The other thing we’ve kept handy from before is an old wire chimney sweep. The wire is just the right combination of sturdy and flexible, and we could shove the handle end through the pipes, forcing it through any blockages, even when the pipe was full of roots. So I got the old chimney sweep out and tried to push it through. It was definitely hitting something that didn’t belong! I was able to force it through, and reach all the way to the tank. After I ran that back and forth a few times, I was able to get the hose through the blockage, too. Once I managed that, I finally turned the water on. It didn’t take long, and when whatever was blocking the pipe gave way, I could really tell the difference. Even the sound of the water was completely different. I was able to push the hose all the length of the pipe, until I could hear water splashing into the newly emptied tank.
What a beautiful sound!
After clearing the access pipe out, I moved the hose over to the drain in the floor. I’d already cleared as much of the muck into a garbage can that I could, but it was still pretty… thick. Thankfully, I wasn’t seeing any brown in there! Still, the pipe between the floor drain and the access pipe was pretty stuffed. It made me wonder just how long this had been building up! Especially after I changed directions and ran the hose towards the weeping tile under the new part basement. Yes, things had backed up all the way to there, too!
My main concern with the pipe in that direction was tree roots. Yes, I did find more small tree roots as I was working on it, but not enough to be blocking anything. The blockage was all from the plumbing backing up into it.
So… that took a while, but I finally got water free flowing through the whole thing.
One good thing about having an unfinished basement with a concrete floor is that I can just take a hose to it to clean things up! With the drain clear, the floor got a cleaning before I could finally close everything up again and put things away. The very last thing to do was set up and plug in the blower fan, to help everything dry out faster.
How wonderful it felt to be able to wash up when I was done! Yay, freeflowing water!
For all the work that was involved, it really was just a one person job. Before I’d headed down to start, my older daughter had a proposition for me as their contribution.
Which I gratefully accepted!
So after getting all cleaned up and changed, we got Chinese food for supper. The handy thing is that it takes the same amount of time for them to prepare an order as it does for us to drive over to pick it up. 🙂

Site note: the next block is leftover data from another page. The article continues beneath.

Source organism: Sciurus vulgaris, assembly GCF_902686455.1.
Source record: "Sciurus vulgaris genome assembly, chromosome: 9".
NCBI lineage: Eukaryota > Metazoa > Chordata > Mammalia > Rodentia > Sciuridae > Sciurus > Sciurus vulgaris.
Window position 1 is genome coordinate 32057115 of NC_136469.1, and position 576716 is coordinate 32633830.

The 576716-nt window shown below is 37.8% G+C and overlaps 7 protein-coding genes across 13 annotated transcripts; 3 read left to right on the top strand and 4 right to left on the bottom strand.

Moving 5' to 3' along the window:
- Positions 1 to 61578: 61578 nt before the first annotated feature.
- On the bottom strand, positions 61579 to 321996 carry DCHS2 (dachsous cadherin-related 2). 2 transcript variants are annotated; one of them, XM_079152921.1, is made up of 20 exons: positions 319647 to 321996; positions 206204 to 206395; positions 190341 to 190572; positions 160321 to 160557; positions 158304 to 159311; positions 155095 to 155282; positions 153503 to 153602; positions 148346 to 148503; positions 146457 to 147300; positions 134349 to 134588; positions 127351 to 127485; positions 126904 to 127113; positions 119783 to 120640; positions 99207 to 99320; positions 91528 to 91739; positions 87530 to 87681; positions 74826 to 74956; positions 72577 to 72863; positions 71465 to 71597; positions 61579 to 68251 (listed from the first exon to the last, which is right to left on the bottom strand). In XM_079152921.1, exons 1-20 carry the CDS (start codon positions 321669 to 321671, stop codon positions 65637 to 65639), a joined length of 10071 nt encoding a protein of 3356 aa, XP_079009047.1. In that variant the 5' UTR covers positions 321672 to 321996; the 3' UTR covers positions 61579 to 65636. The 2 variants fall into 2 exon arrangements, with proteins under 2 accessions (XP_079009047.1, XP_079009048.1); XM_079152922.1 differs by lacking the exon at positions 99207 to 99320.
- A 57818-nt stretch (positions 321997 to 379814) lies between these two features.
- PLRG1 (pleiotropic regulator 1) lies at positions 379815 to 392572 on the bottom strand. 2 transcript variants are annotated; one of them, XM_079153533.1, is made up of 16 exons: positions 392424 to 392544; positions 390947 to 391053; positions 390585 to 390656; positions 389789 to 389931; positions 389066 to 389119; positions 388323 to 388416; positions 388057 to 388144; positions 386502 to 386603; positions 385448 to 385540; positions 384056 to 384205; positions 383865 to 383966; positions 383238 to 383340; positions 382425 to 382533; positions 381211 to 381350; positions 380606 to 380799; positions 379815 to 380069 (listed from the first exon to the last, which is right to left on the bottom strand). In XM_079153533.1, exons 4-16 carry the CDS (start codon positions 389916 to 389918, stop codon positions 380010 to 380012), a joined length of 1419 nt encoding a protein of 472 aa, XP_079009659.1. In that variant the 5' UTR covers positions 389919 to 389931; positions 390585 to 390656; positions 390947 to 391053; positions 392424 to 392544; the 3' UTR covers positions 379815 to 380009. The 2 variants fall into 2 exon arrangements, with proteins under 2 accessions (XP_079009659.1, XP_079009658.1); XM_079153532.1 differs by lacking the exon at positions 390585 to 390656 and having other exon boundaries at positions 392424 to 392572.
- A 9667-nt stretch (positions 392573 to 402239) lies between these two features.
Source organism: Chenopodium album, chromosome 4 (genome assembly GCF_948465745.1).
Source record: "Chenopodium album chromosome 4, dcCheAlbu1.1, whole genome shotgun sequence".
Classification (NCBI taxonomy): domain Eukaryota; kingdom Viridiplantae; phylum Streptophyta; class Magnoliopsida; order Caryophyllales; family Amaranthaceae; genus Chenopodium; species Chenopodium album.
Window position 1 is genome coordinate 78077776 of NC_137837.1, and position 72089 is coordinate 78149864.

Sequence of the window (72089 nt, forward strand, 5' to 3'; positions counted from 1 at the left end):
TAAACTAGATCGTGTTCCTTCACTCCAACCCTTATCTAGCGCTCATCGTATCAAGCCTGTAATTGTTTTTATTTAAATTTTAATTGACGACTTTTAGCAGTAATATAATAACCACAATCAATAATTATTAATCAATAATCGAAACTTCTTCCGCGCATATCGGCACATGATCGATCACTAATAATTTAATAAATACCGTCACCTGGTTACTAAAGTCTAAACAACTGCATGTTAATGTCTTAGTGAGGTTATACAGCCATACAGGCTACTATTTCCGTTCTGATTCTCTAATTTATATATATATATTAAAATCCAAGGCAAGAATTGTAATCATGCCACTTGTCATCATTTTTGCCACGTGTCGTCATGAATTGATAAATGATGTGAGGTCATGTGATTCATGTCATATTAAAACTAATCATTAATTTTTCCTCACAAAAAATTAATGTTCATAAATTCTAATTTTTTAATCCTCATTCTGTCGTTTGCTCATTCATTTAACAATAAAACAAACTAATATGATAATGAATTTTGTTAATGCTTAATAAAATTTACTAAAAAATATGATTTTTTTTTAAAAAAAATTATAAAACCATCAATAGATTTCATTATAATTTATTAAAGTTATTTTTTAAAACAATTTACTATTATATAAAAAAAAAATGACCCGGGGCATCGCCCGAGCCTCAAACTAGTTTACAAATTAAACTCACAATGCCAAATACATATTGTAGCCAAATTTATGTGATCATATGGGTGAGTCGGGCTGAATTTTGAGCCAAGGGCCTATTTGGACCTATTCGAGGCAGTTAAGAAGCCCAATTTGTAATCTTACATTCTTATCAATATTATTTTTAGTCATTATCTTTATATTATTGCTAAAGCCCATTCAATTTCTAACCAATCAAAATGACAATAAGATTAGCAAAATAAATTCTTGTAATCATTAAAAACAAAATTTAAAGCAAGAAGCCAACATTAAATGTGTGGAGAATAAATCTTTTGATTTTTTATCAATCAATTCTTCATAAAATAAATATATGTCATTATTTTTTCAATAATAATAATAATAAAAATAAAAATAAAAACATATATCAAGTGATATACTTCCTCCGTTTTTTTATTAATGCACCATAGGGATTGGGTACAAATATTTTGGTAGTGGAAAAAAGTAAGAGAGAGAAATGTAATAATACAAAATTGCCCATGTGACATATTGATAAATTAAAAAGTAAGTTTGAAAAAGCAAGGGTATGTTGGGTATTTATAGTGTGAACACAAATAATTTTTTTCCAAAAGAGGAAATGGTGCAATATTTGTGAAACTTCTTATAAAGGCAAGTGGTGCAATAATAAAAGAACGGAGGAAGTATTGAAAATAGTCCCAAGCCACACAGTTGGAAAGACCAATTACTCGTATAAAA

We can tackle dishes tomorrow. For today, we’re far more interested in being able to take showers and do laundry!
Meanwhile, there is still the sump pump to deal with. I checked the hose while I was outside. Though cold, the sun on black plastic did seem to make a difference. At least as far as I could tell with the flexible hose. No way to know about the pipe through the wall. When things warm up again, I want to see if I can take the hose off and check the pipe to make sure it really was just ice that was blocking it, and not something else! I don’t want to open it up while things are still cold, and the plastic might crack. Until then, I’m leaving the sump pump unplugged.
What we still don’t really know is, why this happened at all. While clearing the access pipe, which is cast iron, I felt what seemed to be a bottleneck of some sort. Or maybe just a really rough area. There could be damage to the pipe that toilet paper catches on – and once that catches, anything else, whether it’s from the bathroom or the kitchen sink, could start getting hung up on it. We’re forever pulling cat hair out of the drains, so even that could be getting caught, though to be honest, I saw no signs of that.
The only way to know for sure would be to find a plumber that has one of those fibre optic cameras, so we could actually see the problem. And that’s not going to happen, any time soon!
However, it does mean it would probably be a good idea to regularly run that hose through the floor drain and run water through the pipe to clear anything that might be building up, as a regular maintenance thing.
This makes the third time since we’ve moved here that we’ve had septic issues leaving us unable to use our plumbing.